93. love the post but I live in the UK and as previously said by others believe me your lucky at those prices. One thing I did note however is you only get 16 miles per gallon from your minivan.. I’d be devestated at that. You must get a better economy vehicle. I drive a BMW sedan and get 40 miles to the gallon and I still look to try to find a more economical vehicle.

  94. ’ll make the trek from Texas to Cali!

  95. Be thankful you are not in the UK!

  96. Mrs.

    I understand your concern; but there only one guilty .. the goverment ..

    The free energy, cars that with a cheap and a little .. change can work with water ..

    Engines that can be used to produce electricity, for centuries with out any fuel .. it is only part of the thousands ways, for replacing gasoline …

    But the Goverment. wants the people be in a constant and each time higher leves of anxiety ..

    Because it is like the matter of the World Trade Center .. a way to achieve support from the society, in the differents wars, that USA promotes and are developing in the world … The elites of course .. no the common people ..

    You can’t do nothing, nobody can ..; but is good to know where is the real enemy ..

    Andrés Alvarez ..

  97. Step #1: don’t buy from a certain corporation – select the one who brought the biggest ecologic disaster to the states (Florida etc.) last year.

    I wonder, what happens if everybody says – I will return to BP at $3.50/gal. How long can they stand to watch all cars going to other gas stations? If it is back a 3.50, go there. (Just an idea)

    Step #2 – be wise on buying your next car. Even if it is more expensive when buying, just calculate, what you save on fuel. I go with 25mi/gal. Ford Focus 1.8

  98. My husband calls this “First World Issues” In Third Worlds no one even owns a car!

  99. tomcobley

    Just for info, in Belfast Northern Ireland we pay around £1.49 sterling per litre for unleaded. Assume a dollar exchange of 1.5831 and working on 3.79 litres to the US gallon that works out at $8.94 per gallon. Stick that in your pipe and smoke it!!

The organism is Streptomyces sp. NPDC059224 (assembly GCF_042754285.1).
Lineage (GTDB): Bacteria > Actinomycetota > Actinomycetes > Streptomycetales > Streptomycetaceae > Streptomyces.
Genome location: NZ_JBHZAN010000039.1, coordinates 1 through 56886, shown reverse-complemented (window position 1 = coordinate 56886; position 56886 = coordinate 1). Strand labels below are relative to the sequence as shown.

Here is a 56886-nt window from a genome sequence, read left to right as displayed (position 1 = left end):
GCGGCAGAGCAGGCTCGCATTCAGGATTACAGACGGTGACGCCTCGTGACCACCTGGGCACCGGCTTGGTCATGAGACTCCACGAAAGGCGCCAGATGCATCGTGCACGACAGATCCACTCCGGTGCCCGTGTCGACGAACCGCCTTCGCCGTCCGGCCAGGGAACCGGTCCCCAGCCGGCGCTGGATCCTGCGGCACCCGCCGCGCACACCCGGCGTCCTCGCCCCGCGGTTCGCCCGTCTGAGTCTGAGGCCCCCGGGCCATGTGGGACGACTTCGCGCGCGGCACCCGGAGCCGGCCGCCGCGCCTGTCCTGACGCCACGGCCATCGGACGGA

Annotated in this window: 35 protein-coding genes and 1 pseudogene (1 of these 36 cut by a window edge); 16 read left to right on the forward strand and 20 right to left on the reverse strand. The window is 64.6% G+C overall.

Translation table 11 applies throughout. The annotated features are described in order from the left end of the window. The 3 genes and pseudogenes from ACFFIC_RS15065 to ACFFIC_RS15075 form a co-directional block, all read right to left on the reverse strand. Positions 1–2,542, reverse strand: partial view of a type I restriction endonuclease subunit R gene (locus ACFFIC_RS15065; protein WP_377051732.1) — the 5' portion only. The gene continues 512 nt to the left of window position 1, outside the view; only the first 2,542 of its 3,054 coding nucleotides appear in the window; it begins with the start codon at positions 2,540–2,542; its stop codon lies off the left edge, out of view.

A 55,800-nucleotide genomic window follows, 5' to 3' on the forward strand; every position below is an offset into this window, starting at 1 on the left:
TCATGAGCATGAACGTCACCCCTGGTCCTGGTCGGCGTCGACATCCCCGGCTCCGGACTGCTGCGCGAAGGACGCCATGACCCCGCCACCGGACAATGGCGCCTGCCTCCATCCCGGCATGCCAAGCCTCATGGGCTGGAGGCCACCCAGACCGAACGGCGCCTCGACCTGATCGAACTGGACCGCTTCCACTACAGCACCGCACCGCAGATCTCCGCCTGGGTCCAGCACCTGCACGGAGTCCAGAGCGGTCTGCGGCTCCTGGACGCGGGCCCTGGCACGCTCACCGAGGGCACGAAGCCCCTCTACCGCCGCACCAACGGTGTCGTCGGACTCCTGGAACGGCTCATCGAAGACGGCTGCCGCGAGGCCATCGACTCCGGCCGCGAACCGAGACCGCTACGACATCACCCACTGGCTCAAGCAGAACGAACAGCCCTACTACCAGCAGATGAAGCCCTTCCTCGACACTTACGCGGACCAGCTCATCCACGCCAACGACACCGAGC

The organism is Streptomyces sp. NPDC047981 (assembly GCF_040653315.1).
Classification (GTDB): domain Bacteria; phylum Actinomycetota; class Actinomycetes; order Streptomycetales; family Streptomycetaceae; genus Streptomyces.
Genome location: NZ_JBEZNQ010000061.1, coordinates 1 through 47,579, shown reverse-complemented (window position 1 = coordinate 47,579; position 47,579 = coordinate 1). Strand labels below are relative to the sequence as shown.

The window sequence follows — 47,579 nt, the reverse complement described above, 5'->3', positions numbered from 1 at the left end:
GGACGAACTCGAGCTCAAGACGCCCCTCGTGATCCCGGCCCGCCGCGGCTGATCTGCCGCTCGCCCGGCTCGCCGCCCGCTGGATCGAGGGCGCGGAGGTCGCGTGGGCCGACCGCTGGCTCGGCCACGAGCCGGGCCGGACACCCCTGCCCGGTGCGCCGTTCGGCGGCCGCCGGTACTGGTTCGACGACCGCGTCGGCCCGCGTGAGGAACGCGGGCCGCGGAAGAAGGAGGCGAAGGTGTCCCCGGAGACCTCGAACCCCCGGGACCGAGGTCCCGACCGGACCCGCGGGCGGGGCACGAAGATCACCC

100. Every time I need gasoline, I want to break down and cry, that is all.

  101. Gas prices are ridic. Add in the cost of parking, insurance, leasing…basically I think telecommuting one day a week should be mandatory. 😀

  102. There is one thing that is just as bad as rising gas prices. Have you noticed how much the bill is at the checkout of the local supermarket? Somehow, we don’t seem to complain as much about food prices as we do about gas. Maybe because we can all afford to lose some weight, but walking or taking a bike can also be good for weight loss.
    We will all drink the cool aid that rising gas prices are good for us and the environment. Do you ever wonder who pays for the fill up of the Beast or AF1?

  103. Definitely jealous of the small amount you spend considering the ridiculously high price! Though not jealous of the daily commute for most people who work in LA. You’re blessed to be working from home! I live on the East Coast. Where I am, gas is “only” $3.90. (I moved here from San Diego and the further East I drove, the less expensive the gas. It used to cost me only $12 to completely fill up my tank. Now it’s more like $70. Then there’s my husband’s gas tank that now takes about $150 at a pop. Do that a couple times a week!) We own our own business, drive all over creation, and our gas bill is astronomical.

  104. plainbagel

    It’s time for alternative energy cars (not just battery). For example, comressed gas cars (aka LPG cars). Also, solar cells for the home which would alleviate oil prices by reducing demand.

  105. It is weird how easily critical some people can be 🙂

    Great post. I am in So Cal as well. Grew up in Chino. I drive my little man from Rancho Cucamonga to Claremont three days a week for preschool. Hurts at the gas pump, but worth it for a good school.

    Love your writing style. Looking forward to hearing more from you. Congrats on FP!

    • I have a good friend who used to drive to Claremont from Sherman Oaks everyday. She moved to Pasadena to be closer, but geez – it’s still far. Her husband works in Glendale so they’re trying to stay close to him. She used to take her kids to daycare in Claremont, but now they attend school in their neighborhood so she lost the carpool lane. In addition to the gas cost, I can’t imagine how many hours she loses each week. On the other hand, I know I can have a long conversation with her during her commute.

  106. What about a decent transportation system in Los Angeles and in California in genera? this is ridiculous! People could take the train to work and a bus or tram system would relieve freeway congestion! there is such a better way to provide transportation and still be mindful to the environment. My sister spend so much in gasoline because she cant afford to buy a gas saving or fuel cell car. these gas prces are so unfair! grrrrrrrrrrrr!!!!a decent public transportation system could provide much needed jobs and badly needed services to Californians. what is the deal????

  107. Wow, thanks so much for this post. It’s fascinating and true. Unfortunately, it seems like many of us don’t have a choice in commuting (even just once in a while, like your daily/weekly trips for the hard drive)…ugh. I’d love to hear more about your job–what exactly is a dialogue editor?